COVID-19 could mean US$211 billion loss for Asia-Pacific economies: S&P

March 6, 2020

SINGAPORE - Ratings agency Standard and Poors is predicting that growth across Asia-Pacific will slow to 4.0% in 2020, the lowest since the Global Financial Crisis, due to the coronavirus outbreak. A U-shaped recovery should start later in 2020, but, by then, overall economic damage is likely to reach US$211 billion, S&P says.

"Household spending in Japan and Korea is set to weaken further, and slower growth in the U.S. and Europe will add to external headwinds," said Shaun Roache, Asia-Pacific chief economist at S&P Global Ratings.

"China's return to work is proceeding at a glacial pace as local officials remain cautious about a renewed upturn in infections."

Roache said the coronavirus epidemic was not expected to inflict permanent damage on the labour force or capital stock, so the region's economies should be employing as many people and producing as much output by the end of 2021 as they would have done in the absence of the virus.

"Still, even a U-shaped recovery will mean a regional economic loss of about US$211 billion that will weaken balance sheets," he said.

"Some economic activities will be lost forever, especially for the service sector."  

This loss, he said, would be distributed across the household, non-financial corporate, financial, and sovereign sectors.

The more that governments stepped in to cushion the blow with public resources, the more the burden would be shifted to the public sector.

"We now expect China to grow at just 4.8% in 2020 before rebounding strongly by 6.6% in 2021" he said.

"We make a very important assumption in our China forecast - that the Government shows flexibility with the growth target and steps lighter on the stimulus gas pedal compared to past downturns."

Roache said the hardest-hit economies remained Hong Kong, Singapore, and Thailand, where people flows and supply chain channels were large.

"It is no surprise that here we also see the most robust fiscal policy response, which will cushion the blow but not sharp downturns.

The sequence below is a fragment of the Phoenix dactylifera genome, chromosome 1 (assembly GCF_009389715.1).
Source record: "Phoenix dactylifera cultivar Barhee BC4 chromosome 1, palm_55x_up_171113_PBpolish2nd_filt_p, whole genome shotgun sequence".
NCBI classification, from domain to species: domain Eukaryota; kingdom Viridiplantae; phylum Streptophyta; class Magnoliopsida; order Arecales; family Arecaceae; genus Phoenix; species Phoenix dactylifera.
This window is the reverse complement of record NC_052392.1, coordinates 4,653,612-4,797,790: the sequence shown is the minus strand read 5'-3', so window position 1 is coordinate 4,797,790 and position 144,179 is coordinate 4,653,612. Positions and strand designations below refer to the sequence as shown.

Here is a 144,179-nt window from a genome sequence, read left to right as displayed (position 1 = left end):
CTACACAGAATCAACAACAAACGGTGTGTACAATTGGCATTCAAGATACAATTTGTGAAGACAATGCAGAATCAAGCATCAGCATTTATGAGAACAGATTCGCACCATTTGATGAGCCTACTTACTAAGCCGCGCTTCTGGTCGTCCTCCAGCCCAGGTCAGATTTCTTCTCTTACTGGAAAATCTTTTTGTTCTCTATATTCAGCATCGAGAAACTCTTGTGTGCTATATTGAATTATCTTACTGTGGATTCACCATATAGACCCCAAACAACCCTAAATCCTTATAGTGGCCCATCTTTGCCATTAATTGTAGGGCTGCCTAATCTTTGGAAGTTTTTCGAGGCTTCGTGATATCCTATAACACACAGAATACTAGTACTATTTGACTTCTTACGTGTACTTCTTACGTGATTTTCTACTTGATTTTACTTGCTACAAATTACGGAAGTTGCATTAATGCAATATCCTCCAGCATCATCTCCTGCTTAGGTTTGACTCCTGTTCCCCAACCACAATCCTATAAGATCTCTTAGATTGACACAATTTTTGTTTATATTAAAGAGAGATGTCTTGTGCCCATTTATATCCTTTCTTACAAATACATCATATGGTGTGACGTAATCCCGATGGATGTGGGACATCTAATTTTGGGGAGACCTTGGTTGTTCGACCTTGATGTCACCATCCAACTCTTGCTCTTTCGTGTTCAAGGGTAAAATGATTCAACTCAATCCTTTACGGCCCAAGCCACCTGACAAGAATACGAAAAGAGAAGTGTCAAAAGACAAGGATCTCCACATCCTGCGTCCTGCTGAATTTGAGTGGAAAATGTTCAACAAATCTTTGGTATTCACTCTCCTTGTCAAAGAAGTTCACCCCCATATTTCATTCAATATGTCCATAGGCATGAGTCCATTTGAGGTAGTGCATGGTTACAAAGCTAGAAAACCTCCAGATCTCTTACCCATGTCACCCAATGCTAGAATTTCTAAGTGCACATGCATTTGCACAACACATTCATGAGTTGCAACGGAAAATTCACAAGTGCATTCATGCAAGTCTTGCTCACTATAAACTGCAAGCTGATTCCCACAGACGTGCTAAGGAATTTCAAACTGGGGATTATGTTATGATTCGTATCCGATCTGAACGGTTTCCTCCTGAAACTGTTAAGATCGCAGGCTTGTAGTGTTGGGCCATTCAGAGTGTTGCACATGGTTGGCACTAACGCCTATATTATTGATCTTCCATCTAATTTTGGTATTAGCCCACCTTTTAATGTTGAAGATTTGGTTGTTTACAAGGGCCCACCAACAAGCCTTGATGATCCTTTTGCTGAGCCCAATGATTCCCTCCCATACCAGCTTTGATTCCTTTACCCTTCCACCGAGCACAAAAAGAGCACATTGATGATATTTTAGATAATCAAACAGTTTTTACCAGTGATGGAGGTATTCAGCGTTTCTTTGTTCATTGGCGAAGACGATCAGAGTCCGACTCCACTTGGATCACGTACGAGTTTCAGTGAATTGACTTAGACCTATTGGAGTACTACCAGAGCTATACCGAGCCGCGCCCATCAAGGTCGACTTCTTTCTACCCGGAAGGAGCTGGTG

"We expect Hong Kong's economy to contract by -0.8% in 2020, Singapore's to flat line, and Thailand's expansion to slow to 1.6%."

Australia was also "quite vulnerable", with growth in 2020 expected to touch 1.2%, well below trend, Roache said.

"Australia's most-disrupted sectors employ a large share of workers, which will weaken both the labour market and consumer confidence."  

Services account for almost 80% of employment in Ausdtralia, with accommodation and catering - sensitive to tourism and discretionary consumer spending - alone making up over 70%. "We expect the Reserve Bank of Australia to cut rates once more to 0.25%," Roache said.

Local coronavirus transmission in Japan and Korea added a new, highly uncertain dimension to problems in these economies, with households likely to respond to a greater risk of infection by avoiding public spaces, which would depress spending on discretionary goods and services.

"In Japan and Korea, we estimate that discretionary consumption accounts for about 25% of GDP," Roache said.

"We now anticipate Japan's economy will contract by 0.4% and Korea's growth to slow to 1.1%."

He said Asia's emerging markets, such as Indonesia, Malaysia, the Philippines, and India, appeared somewhat insulated, with less exposure to China and global supply chains.

However, the outlook could get worse very quickly, for two reasons.

"If low reported cases are due, in part, to minimal testing, then viral spread is still possible, and could overwhelm weak healthcare infrastructure," Roache said. "Financial conditions could also tighten quickly.

"If investors ask for a much higher risk premium for emerging market assets, policymakers will have much less space to cut interest rates and boost public spending.  This could add to downward pressures on growth."  (ATI).